• They sure left in a hurry!
• We held a banquet in his honor. [=to honor him]
• They went in search of lost treasure. [=to search for lost treasure]
• She moved to the city in hopes of finding a better job. [=with the hope that she would find a better job]
• They increased the penalties in an attempt to discourage lawbreakers.
- used to make a statement or description more limited or specific in meaning
• They are slow in their movements. [=their movements are slow]
• The two are alike in some ways/respects. [=they have some similarities]
• It measures two feet in length. [=it is two feet long]
• The idea works in theory, but not in practice.
In a way, it makes sense. [=it makes sense if you consider a particular fact, idea, etc.]
- used to indicate the person who is being described
• We've lost a valuable employee in Mike.
In her, you have a true friend.
- used to indicate the object of a belief, opinion, or feeling
• Have a little faith in them!
• Do you believe in ghosts? [=do you think ghosts are real?]
• I really don't know what she sees in him. [=I don't know why she likes/loves him]
• I have no interest in sports. [=sports do not interest me]
- used to indicate a job or area of activity
• She has a job in marketing.
• I hear he's in advertising. [=he has a job that involves advertising]
• She's struggling in math.
- used to indicate the existence of something as a part of someone's character
• He has no pity in him.
• I tried to be tough with them, but I just didn't have it in me. [=I wasn't able to be tough with them]
16 : wearing (something) as clothes
• He showed up in his best suit.
• the boy in the red jacket
• a lady in black [=a lady wearing black clothes]
- used to describe how common something is by comparing a smaller number to a larger number
• This condition affects one in five [=1 in 5; one out of every five] Americans.


next [adjective]

Being the first one after the present one or after the one just mentioned

US /nekst/ 
UK /nekst/ 



Take the next turning on the right.

Oxford Essential Dictionary


1 coming after this one:
I'm going on holiday next week.
Take the next road on the right.

2 nearest to this one:
I live in the next village.

next to somebody or something at the side of somebody or something same meaning beside:
The bank is next to the post office.

Longman Dictionary of Contemporary English


I. next1 S1 W1 /nekst/ BrE AmE determiner, adjective
1. the next event, day, time etc is the one that happens after the present one, or the previous one:
I just missed my flight to Chicago. When’s the next one?
We’ll look at the proposals at the next meeting.
Over the next couple of months, try to relax more and get more exercise.
next week/year/Monday etc
We’re hoping to open the factory some time next year.
the next day/week etc (=on or during the following day, week etc)
She called me and we arranged to meet the next day.
(the) next time
Next time I go skiing, I’ll wear warmer clothes.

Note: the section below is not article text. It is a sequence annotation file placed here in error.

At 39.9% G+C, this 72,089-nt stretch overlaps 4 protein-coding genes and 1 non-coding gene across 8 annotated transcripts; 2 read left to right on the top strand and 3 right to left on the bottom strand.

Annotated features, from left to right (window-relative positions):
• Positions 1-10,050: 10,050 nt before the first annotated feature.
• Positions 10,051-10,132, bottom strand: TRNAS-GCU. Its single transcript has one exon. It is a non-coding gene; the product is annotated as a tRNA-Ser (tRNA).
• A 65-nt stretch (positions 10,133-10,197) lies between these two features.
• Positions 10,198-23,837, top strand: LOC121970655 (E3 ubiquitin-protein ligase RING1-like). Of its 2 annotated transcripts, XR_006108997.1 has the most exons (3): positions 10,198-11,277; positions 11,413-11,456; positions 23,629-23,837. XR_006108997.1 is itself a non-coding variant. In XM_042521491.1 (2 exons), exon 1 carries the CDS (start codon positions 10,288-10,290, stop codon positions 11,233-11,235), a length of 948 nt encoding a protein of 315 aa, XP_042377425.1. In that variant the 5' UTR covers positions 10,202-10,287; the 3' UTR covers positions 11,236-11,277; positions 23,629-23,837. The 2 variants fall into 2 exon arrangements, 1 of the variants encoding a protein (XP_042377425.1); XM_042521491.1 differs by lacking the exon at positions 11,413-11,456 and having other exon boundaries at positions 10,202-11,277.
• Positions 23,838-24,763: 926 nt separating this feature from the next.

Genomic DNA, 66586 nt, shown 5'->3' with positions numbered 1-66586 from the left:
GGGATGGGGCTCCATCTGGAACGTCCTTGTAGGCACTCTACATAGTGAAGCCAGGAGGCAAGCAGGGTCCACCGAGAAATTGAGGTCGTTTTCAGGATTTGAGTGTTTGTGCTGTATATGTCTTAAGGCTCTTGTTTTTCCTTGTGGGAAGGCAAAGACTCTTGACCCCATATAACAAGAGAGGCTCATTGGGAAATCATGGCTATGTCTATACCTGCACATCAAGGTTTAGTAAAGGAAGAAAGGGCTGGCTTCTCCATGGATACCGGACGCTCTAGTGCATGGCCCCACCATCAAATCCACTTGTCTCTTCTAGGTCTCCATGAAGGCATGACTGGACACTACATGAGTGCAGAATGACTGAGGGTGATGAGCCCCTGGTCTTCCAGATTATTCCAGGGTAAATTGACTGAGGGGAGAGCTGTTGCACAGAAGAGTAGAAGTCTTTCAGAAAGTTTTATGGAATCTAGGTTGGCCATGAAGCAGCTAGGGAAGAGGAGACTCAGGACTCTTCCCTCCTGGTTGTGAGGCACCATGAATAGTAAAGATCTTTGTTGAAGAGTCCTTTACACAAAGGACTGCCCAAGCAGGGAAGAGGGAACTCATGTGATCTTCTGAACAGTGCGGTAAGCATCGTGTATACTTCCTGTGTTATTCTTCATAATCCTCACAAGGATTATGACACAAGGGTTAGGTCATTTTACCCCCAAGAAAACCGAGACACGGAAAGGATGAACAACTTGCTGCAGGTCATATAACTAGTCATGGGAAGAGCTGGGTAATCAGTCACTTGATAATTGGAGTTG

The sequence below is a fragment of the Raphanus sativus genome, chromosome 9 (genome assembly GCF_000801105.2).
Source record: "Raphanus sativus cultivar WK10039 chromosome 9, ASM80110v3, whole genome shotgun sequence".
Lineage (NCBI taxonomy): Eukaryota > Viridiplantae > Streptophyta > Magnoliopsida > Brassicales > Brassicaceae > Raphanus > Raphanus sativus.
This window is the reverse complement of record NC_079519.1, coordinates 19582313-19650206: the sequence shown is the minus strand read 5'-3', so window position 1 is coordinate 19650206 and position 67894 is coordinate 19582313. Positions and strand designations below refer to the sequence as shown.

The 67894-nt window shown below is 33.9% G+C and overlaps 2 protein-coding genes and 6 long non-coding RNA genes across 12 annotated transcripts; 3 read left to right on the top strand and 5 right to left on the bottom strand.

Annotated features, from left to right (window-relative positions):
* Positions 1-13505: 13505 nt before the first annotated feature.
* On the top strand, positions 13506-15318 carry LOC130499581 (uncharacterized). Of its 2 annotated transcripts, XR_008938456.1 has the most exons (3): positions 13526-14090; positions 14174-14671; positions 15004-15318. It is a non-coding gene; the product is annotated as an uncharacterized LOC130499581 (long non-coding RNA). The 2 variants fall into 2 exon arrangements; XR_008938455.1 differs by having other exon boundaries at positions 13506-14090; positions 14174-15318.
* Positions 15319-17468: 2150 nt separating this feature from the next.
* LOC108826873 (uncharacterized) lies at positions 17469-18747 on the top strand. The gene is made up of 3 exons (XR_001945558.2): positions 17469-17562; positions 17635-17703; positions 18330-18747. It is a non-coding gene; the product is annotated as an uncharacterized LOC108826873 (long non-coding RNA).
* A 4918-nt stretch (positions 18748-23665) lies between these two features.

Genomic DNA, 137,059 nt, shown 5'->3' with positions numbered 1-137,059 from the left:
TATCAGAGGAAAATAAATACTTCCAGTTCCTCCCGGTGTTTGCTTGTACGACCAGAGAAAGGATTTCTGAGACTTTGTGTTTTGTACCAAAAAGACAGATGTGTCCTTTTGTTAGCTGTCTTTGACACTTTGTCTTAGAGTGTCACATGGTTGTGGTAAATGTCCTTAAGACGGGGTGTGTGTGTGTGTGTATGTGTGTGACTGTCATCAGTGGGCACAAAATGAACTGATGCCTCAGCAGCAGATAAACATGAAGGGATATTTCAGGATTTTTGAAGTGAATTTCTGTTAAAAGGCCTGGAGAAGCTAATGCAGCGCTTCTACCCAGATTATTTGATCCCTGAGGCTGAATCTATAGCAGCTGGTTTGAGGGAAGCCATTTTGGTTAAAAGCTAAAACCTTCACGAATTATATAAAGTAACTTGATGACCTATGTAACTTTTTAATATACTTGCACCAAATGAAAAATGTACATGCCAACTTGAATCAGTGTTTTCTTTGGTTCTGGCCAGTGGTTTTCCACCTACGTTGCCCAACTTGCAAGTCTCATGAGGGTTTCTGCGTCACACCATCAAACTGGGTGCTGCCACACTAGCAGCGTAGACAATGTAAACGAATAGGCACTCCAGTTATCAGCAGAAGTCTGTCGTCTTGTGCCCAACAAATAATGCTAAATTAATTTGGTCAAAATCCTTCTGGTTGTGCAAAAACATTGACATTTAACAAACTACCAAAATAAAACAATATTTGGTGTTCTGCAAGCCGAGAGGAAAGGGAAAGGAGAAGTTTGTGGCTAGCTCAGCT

2. the next house, room, place etc is the one that is nearest to where you are now:
Turn left at the next corner.
We could hear them arguing in the next room. ⇨ ↑next to
3. the next person or thing in a list, series etc comes after the one that you are dealing with now:
Read the next two chapters before Friday.
Do they have the next size up (=a slightly bigger size)?
4. next biggest/most common etc almost as big, more common etc than the one you are talking about:
Cancer-related diseases are the next biggest killers.
5. the next best thing the thing or situation that is almost as good as the one you really want:
If I can’t be home for Christmas, phoning you on the day is the next best thing.
6. the next thing I/she etc knew informal used when something surprising happens very suddenly:
The next thing I knew, I was lying face down on the pavement.
7. as the next man/person as any other man or person:
I am as keen to do well as the next man.
• • •
next happening or coming immediately after another one: When does the next train to London leave? | I’ll see you next Saturday.
following happening or coming immediately after something – used about periods of time, or parts of a piece of writing: We met the following day. | The following weeks passed quickly. | the following pages of the book
subsequent formal happening or coming at some time after something else: the subsequent success of the film | This will be explained in more detail in subsequent chapters. | This figure is expected to rise steeply in subsequent years.
succeeding coming after someone or something else – used about a series of groups of people, periods of time, or parts of a book: succeeding generations | Succeeding governments have made the same mistake. | During the succeeding weeks he wrote several more letters.
coming happening soon: The information will be mailed to members during the coming weeks. | The villagers are storing up wood for the coming winter.
II. next2 S1 W1 BrE AmE adverb
1. immediately afterwards:
With John here, you never know what will happen next.
Next, put it in the oven for 20 minutes.
2. the next time:
When I next saw her she completely ignored me.

Oxford Advanced Learner's Dictionary


next adjective, adverb, noun   [nekst]   [nekst] 

adjective only before noun
1. (usually with the) coming straight after sb/sth in time, order or space
The next train to Baltimore is at ten.
The next six months will be the hardest.
the next chapter
Who's next?
the woman in the next room
I fainted and the next thing I knew I was in the hospital.

(informal) Round here, you leave school at sixteen and next thing you know, you're married with three kids.

2. (used without the) ~ Monday, week, summer, year, etc. the Monday, week, etc. immediately following
Next Thursday is 12 April.